Some might say that’s press ganging, but I couldn’t care less. If I had to twist daughter #1’s arm up her back to go and see Arcade Fire with me at Manchester Arena last Sunday then so be it.
Like I dragged her to see Prince, The Stone Roses, Depeche Mode and Kraftwerk, the ticket stubs from those gigs now hang proudly in a frame on her wall.
Honestly, she made every excuse imaginable about why she couldn’t go, even playing her trump, “I need to do my revision” card and she moaned all the way there like a toddler who’s woken up grumpy from a nap.
“They’re your band, not my band. Why would I want to go and see a band I don’t even like?” she wailed.
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The packed-out gig was in the round, with the stage mocked up like a boxing ring and the band did their walk-on from the dressing room to the stage about 20 feet from our front row seats – by this point the incessant moaning had been replaced by wide-eyed wonderment.
Then Arcade Fire played their hearts out for two hours, during which time Win Butler sauntered through the crowd and walked right up to us, so close we could smell him, and up the steps to take a seat in the audience while singing Afterlife.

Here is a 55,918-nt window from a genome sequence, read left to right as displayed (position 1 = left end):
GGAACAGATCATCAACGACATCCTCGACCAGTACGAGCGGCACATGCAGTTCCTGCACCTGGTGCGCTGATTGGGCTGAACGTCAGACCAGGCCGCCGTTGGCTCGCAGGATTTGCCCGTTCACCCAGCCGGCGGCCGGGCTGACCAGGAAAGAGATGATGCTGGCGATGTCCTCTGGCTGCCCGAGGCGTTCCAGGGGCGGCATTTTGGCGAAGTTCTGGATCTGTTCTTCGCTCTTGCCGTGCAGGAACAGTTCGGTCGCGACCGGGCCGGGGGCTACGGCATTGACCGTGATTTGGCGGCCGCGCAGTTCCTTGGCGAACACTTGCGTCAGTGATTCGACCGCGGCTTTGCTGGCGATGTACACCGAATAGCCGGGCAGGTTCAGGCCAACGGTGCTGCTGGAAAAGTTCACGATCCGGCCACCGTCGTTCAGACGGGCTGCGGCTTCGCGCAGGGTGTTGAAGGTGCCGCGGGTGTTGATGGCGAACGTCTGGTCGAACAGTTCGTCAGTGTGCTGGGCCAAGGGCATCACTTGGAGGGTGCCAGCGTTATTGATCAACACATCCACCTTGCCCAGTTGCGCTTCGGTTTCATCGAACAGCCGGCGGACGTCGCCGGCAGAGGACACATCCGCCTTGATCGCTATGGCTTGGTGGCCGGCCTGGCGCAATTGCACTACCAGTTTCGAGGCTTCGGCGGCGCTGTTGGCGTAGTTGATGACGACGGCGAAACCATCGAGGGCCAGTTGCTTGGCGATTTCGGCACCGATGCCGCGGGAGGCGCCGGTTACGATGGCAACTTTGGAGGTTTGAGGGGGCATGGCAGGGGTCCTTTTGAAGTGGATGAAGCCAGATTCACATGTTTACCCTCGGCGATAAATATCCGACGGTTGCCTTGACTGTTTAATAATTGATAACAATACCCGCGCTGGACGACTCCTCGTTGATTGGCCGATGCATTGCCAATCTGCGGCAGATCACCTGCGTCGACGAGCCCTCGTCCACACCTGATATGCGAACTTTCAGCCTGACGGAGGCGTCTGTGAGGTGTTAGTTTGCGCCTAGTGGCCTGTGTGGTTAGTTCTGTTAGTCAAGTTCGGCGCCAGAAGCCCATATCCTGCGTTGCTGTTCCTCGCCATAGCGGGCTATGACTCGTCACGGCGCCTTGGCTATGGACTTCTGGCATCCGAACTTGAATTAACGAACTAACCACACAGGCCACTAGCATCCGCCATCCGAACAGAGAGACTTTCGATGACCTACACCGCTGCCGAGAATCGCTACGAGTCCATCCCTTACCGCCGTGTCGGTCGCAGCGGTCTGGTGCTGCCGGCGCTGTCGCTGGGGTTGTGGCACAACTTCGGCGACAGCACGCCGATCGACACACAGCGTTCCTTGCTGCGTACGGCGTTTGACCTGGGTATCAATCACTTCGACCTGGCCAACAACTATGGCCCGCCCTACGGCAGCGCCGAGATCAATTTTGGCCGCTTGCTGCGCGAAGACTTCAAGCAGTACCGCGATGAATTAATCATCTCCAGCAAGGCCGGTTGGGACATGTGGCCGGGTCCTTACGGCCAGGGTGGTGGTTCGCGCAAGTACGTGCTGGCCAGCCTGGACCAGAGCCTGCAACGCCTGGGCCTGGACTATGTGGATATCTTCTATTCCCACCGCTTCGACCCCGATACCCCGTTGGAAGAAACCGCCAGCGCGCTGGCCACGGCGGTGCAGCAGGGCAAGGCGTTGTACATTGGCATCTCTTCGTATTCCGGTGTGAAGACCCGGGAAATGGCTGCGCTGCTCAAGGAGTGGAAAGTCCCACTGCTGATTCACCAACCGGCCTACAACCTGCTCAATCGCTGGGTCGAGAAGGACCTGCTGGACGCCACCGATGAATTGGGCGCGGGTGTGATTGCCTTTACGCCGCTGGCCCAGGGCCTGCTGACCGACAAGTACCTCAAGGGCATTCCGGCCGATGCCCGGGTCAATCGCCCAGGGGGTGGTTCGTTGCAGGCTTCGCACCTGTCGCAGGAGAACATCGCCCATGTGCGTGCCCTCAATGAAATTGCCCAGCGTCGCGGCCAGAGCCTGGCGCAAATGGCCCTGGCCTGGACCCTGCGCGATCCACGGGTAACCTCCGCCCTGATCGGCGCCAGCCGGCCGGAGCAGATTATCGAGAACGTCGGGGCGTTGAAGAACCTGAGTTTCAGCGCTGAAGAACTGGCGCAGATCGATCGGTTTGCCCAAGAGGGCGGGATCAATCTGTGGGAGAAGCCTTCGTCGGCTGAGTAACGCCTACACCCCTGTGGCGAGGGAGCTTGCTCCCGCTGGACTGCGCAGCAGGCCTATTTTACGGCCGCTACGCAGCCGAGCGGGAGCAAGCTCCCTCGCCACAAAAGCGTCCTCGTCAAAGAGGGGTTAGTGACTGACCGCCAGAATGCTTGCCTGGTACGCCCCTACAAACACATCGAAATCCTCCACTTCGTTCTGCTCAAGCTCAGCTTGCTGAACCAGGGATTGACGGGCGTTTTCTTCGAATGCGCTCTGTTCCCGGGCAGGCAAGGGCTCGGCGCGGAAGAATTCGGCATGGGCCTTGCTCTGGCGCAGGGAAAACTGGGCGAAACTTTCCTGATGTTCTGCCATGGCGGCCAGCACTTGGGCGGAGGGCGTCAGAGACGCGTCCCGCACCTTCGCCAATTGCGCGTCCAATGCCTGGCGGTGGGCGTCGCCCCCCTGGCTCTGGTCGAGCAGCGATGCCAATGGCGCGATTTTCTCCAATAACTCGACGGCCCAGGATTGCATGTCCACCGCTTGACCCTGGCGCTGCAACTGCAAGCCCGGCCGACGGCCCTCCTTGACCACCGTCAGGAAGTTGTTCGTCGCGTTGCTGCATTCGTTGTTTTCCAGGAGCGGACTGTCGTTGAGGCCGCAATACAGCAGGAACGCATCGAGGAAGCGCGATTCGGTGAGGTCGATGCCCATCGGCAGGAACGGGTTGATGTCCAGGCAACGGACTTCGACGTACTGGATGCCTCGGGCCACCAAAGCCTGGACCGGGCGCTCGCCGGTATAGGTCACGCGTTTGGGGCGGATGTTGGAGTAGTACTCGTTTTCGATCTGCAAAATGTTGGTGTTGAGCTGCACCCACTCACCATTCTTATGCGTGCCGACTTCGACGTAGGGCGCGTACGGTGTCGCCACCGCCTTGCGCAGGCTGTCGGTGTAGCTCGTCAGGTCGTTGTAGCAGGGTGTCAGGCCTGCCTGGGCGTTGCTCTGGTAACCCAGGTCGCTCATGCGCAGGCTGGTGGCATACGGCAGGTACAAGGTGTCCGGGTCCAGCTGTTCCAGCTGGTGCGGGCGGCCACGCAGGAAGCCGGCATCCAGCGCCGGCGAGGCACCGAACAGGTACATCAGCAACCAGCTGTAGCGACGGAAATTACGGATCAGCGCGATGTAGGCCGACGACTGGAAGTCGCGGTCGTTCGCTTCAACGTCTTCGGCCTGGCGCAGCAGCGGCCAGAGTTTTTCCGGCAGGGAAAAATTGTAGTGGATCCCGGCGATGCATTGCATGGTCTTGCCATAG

And Régine Chassagne danced amongst the crowd under a giant mirror ball which dangled from the ceiling.
The true showmen that they are, it wasn’t just, “Thank you and goodnight” at the end of the gig. They danced from the stage, through the crowd, to their dressing room and right past a seriously impressed daughter #1 while playing a carnival version of Wake Up complete with cowbells and a horn section.
Have a look on Twitter @whosthedaddymg at the video we shot, it’s pretty smart.
Arcade Fire made a show in a massive barn feel like they were playing at the Sugarhouse.
Daughter #1 said afterwards: “I wish the gigs I go to had an atmosphere like that. When we were at The Wombats last week, my friend lost their shoe.”